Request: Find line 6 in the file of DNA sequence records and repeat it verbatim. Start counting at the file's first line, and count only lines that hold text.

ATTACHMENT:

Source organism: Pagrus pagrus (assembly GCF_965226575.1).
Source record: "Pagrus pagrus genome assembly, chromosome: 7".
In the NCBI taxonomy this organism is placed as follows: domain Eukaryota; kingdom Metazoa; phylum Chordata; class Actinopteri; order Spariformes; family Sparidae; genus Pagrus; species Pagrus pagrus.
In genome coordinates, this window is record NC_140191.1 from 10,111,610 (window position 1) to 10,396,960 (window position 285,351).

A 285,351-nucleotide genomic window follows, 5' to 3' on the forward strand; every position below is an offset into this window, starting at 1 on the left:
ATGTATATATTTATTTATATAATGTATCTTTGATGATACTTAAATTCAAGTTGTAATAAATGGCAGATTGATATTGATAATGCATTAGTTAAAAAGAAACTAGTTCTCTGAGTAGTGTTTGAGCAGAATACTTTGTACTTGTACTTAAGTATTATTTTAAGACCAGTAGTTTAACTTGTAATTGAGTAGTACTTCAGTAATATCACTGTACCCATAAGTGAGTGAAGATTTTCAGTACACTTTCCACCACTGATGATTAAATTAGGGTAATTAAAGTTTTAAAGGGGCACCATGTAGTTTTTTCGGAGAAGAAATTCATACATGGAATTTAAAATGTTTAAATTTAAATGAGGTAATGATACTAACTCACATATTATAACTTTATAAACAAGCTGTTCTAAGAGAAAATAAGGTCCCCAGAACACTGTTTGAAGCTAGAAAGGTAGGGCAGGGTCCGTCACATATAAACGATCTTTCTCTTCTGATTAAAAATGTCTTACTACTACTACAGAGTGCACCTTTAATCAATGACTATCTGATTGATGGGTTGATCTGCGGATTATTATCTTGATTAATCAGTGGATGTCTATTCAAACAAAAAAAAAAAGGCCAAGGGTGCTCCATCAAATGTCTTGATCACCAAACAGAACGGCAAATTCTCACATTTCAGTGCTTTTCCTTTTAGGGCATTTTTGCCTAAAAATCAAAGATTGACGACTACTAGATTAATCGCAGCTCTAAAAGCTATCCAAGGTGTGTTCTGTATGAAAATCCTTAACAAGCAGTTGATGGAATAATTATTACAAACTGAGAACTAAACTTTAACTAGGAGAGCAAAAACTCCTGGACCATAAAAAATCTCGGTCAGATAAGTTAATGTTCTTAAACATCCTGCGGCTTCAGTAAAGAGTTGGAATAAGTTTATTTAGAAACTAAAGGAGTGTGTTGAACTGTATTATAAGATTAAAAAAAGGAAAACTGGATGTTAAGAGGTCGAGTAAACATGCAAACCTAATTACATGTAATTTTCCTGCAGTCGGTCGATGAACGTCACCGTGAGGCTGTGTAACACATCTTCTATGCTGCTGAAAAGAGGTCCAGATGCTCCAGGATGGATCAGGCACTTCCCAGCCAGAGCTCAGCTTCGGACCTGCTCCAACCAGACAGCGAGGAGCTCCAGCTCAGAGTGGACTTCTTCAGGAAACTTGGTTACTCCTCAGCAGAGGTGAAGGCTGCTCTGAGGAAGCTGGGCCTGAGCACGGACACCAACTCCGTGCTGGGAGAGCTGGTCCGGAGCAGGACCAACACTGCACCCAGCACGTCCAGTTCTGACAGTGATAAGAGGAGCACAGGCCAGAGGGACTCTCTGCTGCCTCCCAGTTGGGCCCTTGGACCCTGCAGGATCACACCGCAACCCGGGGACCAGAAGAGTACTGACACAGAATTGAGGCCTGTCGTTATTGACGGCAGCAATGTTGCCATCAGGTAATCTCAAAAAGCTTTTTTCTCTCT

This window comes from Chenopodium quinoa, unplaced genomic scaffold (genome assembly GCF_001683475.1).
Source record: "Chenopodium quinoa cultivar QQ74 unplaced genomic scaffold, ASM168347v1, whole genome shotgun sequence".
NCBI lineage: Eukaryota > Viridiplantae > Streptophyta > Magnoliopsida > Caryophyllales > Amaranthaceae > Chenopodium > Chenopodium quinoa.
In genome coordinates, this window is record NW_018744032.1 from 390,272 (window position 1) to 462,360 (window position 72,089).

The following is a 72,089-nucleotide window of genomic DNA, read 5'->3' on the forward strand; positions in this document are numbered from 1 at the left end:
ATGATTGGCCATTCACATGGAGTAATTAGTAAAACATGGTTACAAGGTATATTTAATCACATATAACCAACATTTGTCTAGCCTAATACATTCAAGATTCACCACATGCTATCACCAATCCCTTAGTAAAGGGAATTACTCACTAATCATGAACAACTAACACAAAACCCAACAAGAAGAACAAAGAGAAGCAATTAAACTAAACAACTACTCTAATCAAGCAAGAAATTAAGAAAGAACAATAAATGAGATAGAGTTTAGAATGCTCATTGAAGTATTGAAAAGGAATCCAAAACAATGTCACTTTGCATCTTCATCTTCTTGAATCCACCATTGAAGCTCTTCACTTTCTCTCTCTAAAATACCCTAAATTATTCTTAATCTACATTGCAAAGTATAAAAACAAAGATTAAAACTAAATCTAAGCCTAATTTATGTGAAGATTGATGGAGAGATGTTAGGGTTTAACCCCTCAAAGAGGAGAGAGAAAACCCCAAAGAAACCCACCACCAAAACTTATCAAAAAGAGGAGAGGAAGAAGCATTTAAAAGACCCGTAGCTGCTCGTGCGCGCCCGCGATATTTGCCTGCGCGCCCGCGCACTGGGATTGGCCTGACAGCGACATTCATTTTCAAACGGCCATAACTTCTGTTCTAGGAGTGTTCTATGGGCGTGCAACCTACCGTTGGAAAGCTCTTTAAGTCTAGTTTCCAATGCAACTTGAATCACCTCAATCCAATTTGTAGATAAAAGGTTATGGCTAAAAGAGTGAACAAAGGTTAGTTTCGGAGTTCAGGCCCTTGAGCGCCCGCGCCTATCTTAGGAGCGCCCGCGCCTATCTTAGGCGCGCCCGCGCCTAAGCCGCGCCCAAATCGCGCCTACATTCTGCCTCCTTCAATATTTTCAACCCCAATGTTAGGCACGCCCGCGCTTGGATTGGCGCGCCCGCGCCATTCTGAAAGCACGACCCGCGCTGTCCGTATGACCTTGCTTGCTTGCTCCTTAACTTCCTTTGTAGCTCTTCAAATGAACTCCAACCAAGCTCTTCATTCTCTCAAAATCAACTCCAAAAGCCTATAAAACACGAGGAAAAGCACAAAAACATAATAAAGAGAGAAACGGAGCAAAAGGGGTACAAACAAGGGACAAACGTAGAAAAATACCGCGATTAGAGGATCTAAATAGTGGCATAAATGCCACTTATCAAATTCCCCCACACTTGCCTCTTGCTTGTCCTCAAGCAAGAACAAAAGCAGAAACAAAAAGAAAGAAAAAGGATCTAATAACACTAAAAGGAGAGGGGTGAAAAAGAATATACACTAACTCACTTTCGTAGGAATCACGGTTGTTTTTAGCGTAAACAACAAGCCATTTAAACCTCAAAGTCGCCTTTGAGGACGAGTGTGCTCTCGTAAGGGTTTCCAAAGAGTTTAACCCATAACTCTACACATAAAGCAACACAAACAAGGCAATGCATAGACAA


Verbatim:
ATGTATATATTTATTTATATAATGTATCTTTGATGATACTTAAATTCAAGTTGTAATAAATGGCAGATTGATATTGATAATGCATTAGTTAAAAAGAAACTAGTTCTCTGAGTAGTGTTTGAGCAGAATACTTTGTACTTGTACTTAAGTATTATTTTAAGACCAGTAGTTTAACTTGTAATTGAGTAGTACTTCAGTAATATCACTGTACCCATAAGTGAGTGAAGATTTTCAGTACACTTTCCACCACTGATGATTAAATTAGGGTAATTAAAGTTTTAAAGGGGCACCATGTAGTTTTTTCGGAGAAGAAATTCATACATGGAATTTAAAATGTTTAAATTTAAATGAGGTAATGATACTAACTCACATATTATAACTTTATAAACAAGCTGTTCTAAGAGAAAATAAGGTCCCCAGAACACTGTTTGAAGCTAGAAAGGTAGGGCAGGGTCCGTCACATATAAACGATCTTTCTCTTCTGATTAAAAATGTCTTACTACTACTACAGAGTGCACCTTTAATCAATGACTATCTGATTGATGGGTTGATCTGCGGATTATTATCTTGATTAATCAGTGGATGTCTATTCAAACAAAAAAAAAAAGGCCAAGGGTGCTCCATCAAATGTCTTGATCACCAAACAGAACGGCAAATTCTCACATTTCAGTGCTTTTCCTTTTAGGGCATTTTTGCCTAAAAATCAAAGATTGACGACTACTAGATTAATCGCAGCTCTAAAAGCTATCCAAGGTGTGTTCTGTATGAAAATCCTTAACAAGCAGTTGATGGAATAATTATTACAAACTGAGAACTAAACTTTAACTAGGAGAGCAAAAACTCCTGGACCATAAAAAATCTCGGTCAGATAAGTTAATGTTCTTAAACATCCTGCGGCTTCAGTAAAGAGTTGGAATAAGTTTATTTAGAAACTAAAGGAGTGTGTTGAACTGTATTATAAGATTAAAAAAAGGAAAACTGGATGTTAAGAGGTCGAGTAAACATGCAAACCTAATTACATGTAATTTTCCTGCAGTCGGTCGATGAACGTCACCGTGAGGCTGTGTAACACATCTTCTATGCTGCTGAAAAGAGGTCCAGATGCTCCAGGATGGATCAGGCACTTCCCAGCCAGAGCTCAGCTTCGGACCTGCTCCAACCAGACAGCGAGGAGCTCCAGCTCAGAGTGGACTTCTTCAGGAAACTTGGTTACTCCTCAGCAGAGGTGAAGGCTGCTCTGAGGAAGCTGGGCCTGAGCACGGACACCAACTCCGTGCTGGGAGAGCTGGTCCGGAGCAGGACCAACACTGCACCCAGCACGTCCAGTTCTGACAGTGATAAGAGGAGCACAGGCCAGAGGGACTCTCTGCTGCCTCCCAGTTGGGCCCTTGGACCCTGCAGGATCACACCGCAACCCGGGGACCAGAAGAGTACTGACACAGAATTGAGGCCTGTCGTTATTGACGGCAGCAATGTTGCCATCAGGTAATCTCAAAAAGCTTTTTTCTCTCT